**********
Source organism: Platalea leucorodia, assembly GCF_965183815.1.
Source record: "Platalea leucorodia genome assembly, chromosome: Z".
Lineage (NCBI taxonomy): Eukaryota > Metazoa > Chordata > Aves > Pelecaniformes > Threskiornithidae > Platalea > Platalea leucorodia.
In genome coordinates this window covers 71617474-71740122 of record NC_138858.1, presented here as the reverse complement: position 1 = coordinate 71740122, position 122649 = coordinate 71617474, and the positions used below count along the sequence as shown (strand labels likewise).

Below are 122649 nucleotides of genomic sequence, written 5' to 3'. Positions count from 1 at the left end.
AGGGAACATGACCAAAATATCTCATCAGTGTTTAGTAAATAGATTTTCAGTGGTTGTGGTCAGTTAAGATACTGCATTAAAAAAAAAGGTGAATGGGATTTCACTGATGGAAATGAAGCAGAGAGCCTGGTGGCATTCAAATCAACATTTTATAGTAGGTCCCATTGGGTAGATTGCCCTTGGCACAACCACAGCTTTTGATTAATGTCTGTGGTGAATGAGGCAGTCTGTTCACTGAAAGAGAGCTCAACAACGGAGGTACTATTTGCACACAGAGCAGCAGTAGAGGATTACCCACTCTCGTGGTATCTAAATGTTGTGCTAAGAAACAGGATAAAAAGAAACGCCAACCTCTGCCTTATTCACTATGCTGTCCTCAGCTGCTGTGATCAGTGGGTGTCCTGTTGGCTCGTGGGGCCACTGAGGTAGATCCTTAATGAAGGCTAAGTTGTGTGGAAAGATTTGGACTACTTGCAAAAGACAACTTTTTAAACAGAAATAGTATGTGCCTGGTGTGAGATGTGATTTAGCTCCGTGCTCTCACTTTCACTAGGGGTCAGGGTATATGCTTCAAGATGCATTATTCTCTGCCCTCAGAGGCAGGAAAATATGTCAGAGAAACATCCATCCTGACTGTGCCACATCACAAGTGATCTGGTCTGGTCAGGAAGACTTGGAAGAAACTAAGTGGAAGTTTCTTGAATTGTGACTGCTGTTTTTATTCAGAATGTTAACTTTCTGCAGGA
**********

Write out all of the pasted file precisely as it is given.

Source organism: Platalea leucorodia, assembly GCF_965183815.1.
Source record: "Platalea leucorodia genome assembly, chromosome: Z".
Lineage (NCBI taxonomy): Eukaryota > Metazoa > Chordata > Aves > Pelecaniformes > Threskiornithidae > Platalea > Platalea leucorodia.
In genome coordinates this window covers 71617474-71740122 of record NC_138858.1, presented here as the reverse complement: position 1 = coordinate 71740122, position 122649 = coordinate 71617474, and the positions used below count along the sequence as shown (strand labels likewise).

Below are 122649 nucleotides of genomic sequence, written 5' to 3'. Positions count from 1 at the left end.
AGGGAACATGACCAAAATATCTCATCAGTGTTTAGTAAATAGATTTTCAGTGGTTGTGGTCAGTTAAGATACTGCATTAAAAAAAAAGGTGAATGGGATTTCACTGATGGAAATGAAGCAGAGAGCCTGGTGGCATTCAAATCAACATTTTATAGTAGGTCCCATTGGGTAGATTGCCCTTGGCACAACCACAGCTTTTGATTAATGTCTGTGGTGAATGAGGCAGTCTGTTCACTGAAAGAGAGCTCAACAACGGAGGTACTATTTGCACACAGAGCAGCAGTAGAGGATTACCCACTCTCGTGGTATCTAAATGTTGTGCTAAGAAACAGGATAAAAAGAAACGCCAACCTCTGCCTTATTCACTATGCTGTCCTCAGCTGCTGTGATCAGTGGGTGTCCTGTTGGCTCGTGGGGCCACTGAGGTAGATCCTTAATGAAGGCTAAGTTGTGTGGAAAGATTTGGACTACTTGCAAAAGACAACTTTTTAAACAGAAATAGTATGTGCCTGGTGTGAGATGTGATTTAGCTCCGTGCTCTCACTTTCACTAGGGGTCAGGGTATATGCTTCAAGATGCATTATTCTCTGCCCTCAGAGGCAGGAAAATATGTCAGAGAAACATCCATCCTGACTGTGCCACATCACAAGTGATCTGGTCTGGTCAGGAAGACTTGGAAGAAACTAAGTGGAAGTTTCTTGAATTGTGACTGCTGTTTTTATTCAGAATGTTAACTTTCTGCAGGA